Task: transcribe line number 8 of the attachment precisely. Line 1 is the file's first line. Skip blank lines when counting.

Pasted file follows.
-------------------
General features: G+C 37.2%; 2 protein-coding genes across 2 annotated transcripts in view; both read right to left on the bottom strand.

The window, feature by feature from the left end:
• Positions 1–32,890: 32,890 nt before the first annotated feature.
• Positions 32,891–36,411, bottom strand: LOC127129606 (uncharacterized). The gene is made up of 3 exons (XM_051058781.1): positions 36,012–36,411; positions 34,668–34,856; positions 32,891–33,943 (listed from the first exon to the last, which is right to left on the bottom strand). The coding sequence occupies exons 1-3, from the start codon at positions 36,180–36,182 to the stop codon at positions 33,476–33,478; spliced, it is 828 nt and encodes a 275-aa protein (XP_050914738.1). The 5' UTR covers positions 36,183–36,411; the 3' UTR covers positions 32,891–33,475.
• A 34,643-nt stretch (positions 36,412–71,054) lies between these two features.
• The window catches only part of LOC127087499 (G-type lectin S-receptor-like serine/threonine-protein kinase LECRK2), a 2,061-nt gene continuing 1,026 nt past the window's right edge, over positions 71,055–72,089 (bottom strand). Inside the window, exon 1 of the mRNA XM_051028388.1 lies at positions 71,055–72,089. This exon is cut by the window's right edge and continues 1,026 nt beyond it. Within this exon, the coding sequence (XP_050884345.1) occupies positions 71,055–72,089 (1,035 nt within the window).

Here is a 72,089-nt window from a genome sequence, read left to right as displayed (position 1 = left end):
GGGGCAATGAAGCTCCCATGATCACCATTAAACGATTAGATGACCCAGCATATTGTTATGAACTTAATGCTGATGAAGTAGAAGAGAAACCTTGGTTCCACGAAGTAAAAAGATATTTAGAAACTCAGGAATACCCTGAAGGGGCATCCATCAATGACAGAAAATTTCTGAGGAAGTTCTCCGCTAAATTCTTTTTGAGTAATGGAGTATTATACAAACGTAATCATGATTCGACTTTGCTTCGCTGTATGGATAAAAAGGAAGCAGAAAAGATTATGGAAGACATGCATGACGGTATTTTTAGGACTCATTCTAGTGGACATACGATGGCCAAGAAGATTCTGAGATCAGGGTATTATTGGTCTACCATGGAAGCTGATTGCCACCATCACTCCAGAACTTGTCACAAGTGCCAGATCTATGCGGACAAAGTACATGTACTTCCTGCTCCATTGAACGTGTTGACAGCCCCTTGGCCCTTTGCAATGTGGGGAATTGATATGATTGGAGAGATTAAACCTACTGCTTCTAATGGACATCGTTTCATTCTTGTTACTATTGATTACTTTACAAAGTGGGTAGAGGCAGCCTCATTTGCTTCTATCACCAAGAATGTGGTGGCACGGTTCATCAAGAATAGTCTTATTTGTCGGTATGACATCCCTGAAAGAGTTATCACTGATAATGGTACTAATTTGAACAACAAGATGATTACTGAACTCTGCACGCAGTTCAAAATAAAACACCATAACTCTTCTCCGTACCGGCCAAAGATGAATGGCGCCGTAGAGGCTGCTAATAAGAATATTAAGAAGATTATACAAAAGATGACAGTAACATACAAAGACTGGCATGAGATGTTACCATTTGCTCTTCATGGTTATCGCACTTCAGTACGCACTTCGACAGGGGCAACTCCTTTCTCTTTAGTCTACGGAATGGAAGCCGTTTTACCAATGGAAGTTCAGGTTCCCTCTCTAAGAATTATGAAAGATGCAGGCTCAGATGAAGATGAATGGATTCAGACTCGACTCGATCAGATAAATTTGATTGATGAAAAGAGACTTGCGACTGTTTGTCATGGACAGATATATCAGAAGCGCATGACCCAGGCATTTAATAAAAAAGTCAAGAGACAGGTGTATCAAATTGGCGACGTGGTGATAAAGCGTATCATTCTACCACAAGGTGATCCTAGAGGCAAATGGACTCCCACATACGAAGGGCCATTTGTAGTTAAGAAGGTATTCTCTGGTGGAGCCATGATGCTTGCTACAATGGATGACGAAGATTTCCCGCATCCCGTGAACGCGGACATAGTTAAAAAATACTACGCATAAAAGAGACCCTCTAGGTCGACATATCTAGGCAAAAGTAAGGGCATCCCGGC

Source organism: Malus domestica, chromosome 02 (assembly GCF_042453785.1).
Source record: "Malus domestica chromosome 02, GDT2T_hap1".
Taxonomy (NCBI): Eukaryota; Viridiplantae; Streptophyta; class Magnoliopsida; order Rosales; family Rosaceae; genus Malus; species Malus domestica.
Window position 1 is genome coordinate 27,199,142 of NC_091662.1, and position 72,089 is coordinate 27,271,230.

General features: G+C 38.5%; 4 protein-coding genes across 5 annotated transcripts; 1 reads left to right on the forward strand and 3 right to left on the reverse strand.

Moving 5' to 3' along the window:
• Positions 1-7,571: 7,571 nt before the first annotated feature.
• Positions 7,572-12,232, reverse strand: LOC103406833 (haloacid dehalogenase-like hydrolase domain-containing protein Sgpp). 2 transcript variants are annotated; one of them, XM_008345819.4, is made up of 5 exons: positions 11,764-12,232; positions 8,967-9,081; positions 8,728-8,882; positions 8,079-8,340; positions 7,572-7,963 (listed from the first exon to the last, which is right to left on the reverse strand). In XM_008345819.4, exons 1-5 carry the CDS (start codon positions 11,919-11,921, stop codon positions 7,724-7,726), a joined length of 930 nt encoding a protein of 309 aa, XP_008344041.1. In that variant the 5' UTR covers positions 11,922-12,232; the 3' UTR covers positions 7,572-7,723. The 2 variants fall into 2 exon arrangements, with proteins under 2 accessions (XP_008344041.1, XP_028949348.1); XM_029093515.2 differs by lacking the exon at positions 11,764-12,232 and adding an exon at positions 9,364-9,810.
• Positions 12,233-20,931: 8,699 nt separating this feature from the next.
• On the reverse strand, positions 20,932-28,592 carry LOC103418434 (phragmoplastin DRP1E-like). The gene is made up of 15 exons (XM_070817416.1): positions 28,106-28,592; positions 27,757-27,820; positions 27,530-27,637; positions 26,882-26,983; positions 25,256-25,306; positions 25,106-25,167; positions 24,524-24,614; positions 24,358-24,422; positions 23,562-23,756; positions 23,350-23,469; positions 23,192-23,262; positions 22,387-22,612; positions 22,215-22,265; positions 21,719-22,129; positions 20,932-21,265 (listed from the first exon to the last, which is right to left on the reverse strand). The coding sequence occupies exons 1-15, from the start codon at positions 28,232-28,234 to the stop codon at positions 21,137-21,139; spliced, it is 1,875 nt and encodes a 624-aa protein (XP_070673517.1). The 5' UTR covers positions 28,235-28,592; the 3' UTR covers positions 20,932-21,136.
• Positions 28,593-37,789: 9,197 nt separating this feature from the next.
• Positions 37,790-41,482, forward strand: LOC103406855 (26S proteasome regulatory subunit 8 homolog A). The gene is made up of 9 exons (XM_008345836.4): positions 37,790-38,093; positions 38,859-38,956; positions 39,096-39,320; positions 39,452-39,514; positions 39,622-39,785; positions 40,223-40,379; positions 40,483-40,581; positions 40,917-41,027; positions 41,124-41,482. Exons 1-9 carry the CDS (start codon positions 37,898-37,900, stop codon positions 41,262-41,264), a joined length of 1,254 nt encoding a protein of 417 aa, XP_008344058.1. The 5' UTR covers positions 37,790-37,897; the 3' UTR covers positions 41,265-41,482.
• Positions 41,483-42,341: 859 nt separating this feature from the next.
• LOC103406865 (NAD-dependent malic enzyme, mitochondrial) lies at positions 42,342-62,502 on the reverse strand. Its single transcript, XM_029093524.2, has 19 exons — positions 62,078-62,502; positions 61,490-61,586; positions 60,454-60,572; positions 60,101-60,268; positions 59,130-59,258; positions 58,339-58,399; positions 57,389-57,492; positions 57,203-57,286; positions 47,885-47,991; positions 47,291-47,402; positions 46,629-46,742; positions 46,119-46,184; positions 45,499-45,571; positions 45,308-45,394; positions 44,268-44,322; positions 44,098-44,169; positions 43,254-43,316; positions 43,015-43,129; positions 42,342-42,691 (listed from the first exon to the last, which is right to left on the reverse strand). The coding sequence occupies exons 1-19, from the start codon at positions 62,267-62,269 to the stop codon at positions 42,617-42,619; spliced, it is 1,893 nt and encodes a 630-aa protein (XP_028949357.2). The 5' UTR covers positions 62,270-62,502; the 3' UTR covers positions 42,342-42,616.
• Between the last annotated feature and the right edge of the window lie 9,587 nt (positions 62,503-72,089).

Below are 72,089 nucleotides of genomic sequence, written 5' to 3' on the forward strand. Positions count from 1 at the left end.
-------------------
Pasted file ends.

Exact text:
GGGGCAATGAAGCTCCCATGATCACCATTAAACGATTAGATGACCCAGCATATTGTTATGAACTTAATGCTGATGAAGTAGAAGAGAAACCTTGGTTCCACGAAGTAAAAAGATATTTAGAAACTCAGGAATACCCTGAAGGGGCATCCATCAATGACAGAAAATTTCTGAGGAAGTTCTCCGCTAAATTCTTTTTGAGTAATGGAGTATTATACAAACGTAATCATGATTCGACTTTGCTTCGCTGTATGGATAAAAAGGAAGCAGAAAAGATTATGGAAGACATGCATGACGGTATTTTTAGGACTCATTCTAGTGGACATACGATGGCCAAGAAGATTCTGAGATCAGGGTATTATTGGTCTACCATGGAAGCTGATTGCCACCATCACTCCAGAACTTGTCACAAGTGCCAGATCTATGCGGACAAAGTACATGTACTTCCTGCTCCATTGAACGTGTTGACAGCCCCTTGGCCCTTTGCAATGTGGGGAATTGATATGATTGGAGAGATTAAACCTACTGCTTCTAATGGACATCGTTTCATTCTTGTTACTATTGATTACTTTACAAAGTGGGTAGAGGCAGCCTCATTTGCTTCTATCACCAAGAATGTGGTGGCACGGTTCATCAAGAATAGTCTTATTTGTCGGTATGACATCCCTGAAAGAGTTATCACTGATAATGGTACTAATTTGAACAACAAGATGATTACTGAACTCTGCACGCAGTTCAAAATAAAACACCATAACTCTTCTCCGTACCGGCCAAAGATGAATGGCGCCGTAGAGGCTGCTAATAAGAATATTAAGAAGATTATACAAAAGATGACAGTAACATACAAAGACTGGCATGAGATGTTACCATTTGCTCTTCATGGTTATCGCACTTCAGTACGCACTTCGACAGGGGCAACTCCTTTCTCTTTAGTCTACGGAATGGAAGCCGTTTTACCAATGGAAGTTCAGGTTCCCTCTCTAAGAATTATGAAAGATGCAGGCTCAGATGAAGATGAATGGATTCAGACTCGACTCGATCAGATAAATTTGATTGATGAAAAGAGACTTGCGACTGTTTGTCATGGACAGATATATCAGAAGCGCATGACCCAGGCATTTAATAAAAAAGTCAAGAGACAGGTGTATCAAATTGGCGACGTGGTGATAAAGCGTATCATTCTACCACAAGGTGATCCTAGAGGCAAATGGACTCCCACATACGAAGGGCCATTTGTAGTTAAGAAGGTATTCTCTGGTGGAGCCATGATGCTTGCTACAATGGATGACGAAGATTTCCCGCATCCCGTGAACGCGGACATAGTTAAAAAATACTACGCATAAAAGAGACCCTCTAGGTCGACATATCTAGGCAAAAGTAAGGGCATCCCGGC